At the time my family had the parakeet in the kitchen, we also had a hummingbird nest in a bush just outside my sister’s bedroom window. Hummingbirds by themselves were amazing creatures, but to watch one lay eggs, sit on them, and hatch both babies was enchanting. She fed the babies and they grew up and flew away. That started a life-long enjoyment of hummers and all wild birds.
My niece started an interest in parakeets and cockatiels about the time I got my first pair of zebra finches. At the same time, as a thank you gift, a roommate bought my first cockatiel for me. We went to a bird farm to select him. I asked the young man working there if the bird I had selected was male or female. He said there wasn’t a way to be sure, and then stuck his finger up the bird’s vent. “This one is male,” he told me.
For some reason, the bird never liked hands after that. I named him Palafox, because I worked as a clerk for a temp agency, and saw that name frequently in files I handled. I worked with him off and on but never got him to do more than sit on my shoulder and nibble on my hair. He was friendly enough but would not step up on a hand. A different roommate thought it was funny to open her mouth while he was on her shoulder, and let him look around in there. Okay, it was mildly amusing.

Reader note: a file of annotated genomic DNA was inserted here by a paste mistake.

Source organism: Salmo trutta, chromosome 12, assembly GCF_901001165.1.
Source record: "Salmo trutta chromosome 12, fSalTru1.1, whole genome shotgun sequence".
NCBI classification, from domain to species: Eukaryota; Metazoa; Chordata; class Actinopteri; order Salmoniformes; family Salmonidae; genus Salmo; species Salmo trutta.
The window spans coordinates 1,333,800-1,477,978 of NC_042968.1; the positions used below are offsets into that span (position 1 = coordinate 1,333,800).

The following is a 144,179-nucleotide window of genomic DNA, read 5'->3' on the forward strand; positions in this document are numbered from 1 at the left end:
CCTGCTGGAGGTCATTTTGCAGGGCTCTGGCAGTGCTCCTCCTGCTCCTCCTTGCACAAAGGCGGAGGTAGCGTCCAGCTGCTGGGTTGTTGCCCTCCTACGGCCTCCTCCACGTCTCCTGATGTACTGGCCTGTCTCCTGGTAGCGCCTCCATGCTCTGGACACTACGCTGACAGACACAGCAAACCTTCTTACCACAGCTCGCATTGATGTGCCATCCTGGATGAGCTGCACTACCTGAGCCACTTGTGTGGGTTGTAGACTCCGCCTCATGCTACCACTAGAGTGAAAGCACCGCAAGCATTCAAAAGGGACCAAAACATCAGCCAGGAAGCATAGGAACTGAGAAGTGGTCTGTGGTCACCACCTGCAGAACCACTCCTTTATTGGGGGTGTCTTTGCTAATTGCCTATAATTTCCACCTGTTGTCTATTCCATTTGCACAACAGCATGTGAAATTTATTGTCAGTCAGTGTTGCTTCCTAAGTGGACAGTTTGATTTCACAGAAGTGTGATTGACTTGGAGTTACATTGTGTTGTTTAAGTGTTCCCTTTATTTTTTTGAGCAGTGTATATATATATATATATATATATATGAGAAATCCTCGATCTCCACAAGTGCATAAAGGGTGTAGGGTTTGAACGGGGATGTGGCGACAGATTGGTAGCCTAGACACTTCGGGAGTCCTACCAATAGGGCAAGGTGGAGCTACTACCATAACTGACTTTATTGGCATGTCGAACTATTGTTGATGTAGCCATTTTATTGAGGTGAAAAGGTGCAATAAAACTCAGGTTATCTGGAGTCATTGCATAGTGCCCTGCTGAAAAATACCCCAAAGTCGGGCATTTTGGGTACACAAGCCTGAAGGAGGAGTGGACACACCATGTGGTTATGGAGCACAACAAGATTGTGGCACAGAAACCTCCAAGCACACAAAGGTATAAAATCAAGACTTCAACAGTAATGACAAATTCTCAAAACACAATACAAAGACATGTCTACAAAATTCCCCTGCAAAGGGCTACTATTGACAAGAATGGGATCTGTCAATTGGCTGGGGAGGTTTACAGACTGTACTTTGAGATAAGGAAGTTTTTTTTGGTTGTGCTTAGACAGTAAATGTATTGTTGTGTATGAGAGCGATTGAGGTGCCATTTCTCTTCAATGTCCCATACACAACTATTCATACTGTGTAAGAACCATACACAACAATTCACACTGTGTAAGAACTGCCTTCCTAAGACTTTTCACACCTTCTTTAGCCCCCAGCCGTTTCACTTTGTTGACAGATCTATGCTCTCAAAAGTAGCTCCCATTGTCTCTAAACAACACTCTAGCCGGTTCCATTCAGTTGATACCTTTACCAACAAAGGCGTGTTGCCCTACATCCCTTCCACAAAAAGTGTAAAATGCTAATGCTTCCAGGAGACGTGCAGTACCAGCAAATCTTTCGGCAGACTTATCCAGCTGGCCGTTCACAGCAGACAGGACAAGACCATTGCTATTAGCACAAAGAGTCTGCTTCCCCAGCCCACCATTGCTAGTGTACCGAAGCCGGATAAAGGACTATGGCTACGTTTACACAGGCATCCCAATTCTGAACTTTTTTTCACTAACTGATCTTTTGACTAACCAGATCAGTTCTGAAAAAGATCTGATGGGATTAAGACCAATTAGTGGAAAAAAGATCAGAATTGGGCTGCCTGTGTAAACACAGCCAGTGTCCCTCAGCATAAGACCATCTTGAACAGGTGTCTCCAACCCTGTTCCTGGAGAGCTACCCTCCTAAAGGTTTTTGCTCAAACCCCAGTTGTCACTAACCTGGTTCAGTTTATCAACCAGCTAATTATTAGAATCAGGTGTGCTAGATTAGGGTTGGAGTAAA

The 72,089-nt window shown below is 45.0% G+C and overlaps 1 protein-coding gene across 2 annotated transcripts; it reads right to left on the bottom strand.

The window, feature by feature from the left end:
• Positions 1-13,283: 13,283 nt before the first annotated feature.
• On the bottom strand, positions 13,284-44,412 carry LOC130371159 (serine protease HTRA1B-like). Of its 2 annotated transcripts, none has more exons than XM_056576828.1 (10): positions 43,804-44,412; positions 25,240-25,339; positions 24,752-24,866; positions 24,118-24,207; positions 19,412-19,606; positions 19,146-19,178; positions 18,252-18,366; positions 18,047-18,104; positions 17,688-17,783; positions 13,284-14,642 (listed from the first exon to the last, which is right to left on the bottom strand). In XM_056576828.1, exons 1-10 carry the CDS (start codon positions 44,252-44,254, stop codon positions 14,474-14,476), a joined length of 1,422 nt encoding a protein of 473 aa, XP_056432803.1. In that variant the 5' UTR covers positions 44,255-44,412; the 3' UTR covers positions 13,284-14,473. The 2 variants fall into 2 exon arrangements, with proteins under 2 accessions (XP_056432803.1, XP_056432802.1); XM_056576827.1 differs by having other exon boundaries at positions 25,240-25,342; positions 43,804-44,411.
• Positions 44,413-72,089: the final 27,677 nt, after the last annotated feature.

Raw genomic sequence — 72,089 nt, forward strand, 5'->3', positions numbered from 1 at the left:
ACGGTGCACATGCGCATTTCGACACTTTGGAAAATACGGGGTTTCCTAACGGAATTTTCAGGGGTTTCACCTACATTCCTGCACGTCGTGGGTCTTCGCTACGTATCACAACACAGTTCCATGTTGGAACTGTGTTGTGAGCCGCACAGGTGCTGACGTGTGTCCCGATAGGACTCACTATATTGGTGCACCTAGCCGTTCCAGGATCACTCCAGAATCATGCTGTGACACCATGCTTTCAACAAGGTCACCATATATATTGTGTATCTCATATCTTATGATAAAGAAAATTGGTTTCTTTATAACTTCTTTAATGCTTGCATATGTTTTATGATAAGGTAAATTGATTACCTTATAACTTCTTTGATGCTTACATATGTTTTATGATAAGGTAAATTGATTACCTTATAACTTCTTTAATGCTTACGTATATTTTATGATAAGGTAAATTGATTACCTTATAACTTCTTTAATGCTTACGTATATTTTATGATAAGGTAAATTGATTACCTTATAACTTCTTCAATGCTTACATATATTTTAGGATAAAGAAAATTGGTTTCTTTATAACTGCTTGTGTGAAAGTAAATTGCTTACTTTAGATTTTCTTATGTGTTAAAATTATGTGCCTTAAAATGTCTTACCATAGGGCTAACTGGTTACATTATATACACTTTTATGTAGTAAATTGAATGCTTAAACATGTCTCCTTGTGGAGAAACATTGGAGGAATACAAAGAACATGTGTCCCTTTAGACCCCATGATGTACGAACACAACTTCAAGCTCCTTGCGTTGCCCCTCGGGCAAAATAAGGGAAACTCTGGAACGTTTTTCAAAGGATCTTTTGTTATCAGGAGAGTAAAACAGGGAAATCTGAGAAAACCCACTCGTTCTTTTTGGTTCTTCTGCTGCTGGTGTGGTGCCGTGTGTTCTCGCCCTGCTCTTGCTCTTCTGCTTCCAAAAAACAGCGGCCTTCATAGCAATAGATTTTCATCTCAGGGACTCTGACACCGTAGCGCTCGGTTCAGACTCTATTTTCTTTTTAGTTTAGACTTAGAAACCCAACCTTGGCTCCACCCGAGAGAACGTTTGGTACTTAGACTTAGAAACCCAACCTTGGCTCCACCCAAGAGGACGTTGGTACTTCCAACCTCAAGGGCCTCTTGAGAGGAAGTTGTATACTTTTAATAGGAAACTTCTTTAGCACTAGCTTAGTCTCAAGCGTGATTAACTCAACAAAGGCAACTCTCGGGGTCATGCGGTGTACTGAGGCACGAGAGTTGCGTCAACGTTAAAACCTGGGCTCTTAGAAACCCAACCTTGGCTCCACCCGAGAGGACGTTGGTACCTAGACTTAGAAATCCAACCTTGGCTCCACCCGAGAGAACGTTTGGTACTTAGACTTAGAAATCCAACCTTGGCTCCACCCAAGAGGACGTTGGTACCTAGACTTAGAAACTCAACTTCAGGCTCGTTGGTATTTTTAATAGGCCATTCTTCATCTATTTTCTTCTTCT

Back to my niece, her birds were being cared for more by my sister than the teenager who wanted them so much, so Sis rehomed them. I took a lutino female who had been named Chipper, but I called her Paradise, another name from the files. She and Palafox never really got along well. They tolerated each other in the same cage, but didn’t cuddle or preen.
I always shook my head when Paradise would back up into the corner of a dish to pleasure herself while Palafox was rubbing his bits on a perch. Sad to know how much happier they would have been if they had realized they could do that together.
These birds lived long lives, with Palafox making it to 21 years. In the mean time, I had several different pairs of zebra finches, and a pair of untamed lovebirds. These two were my worst nightmare at the time. Their high-pitched calls hurt my ears, and they would bite the feet of the cockatiels if they landed on their cage. I had no idea that I could have given them a nest box and hand raised babies. I didn’t have the equipment or time for that, anyway. I found a better home for them with someone who bred peachface lovebirds, and thought I would never have lovies again.
Then, while walking around Balboa Park one evening, I noticed one of the buskers had a lovebird tucked into his jacket. The sweet little guy was looking around at the people, but not leaving his human’s warmth. I asked how he got the bird to bond with him. His succinct response: Only have one bird. Ah-ha!
So there you go, that’s how I got back into lovebirds and eventually handfeeding. Next time I will wrap up how I got into ALL THE BIRDS. Thanks for reading, I’ll be back on Sunday.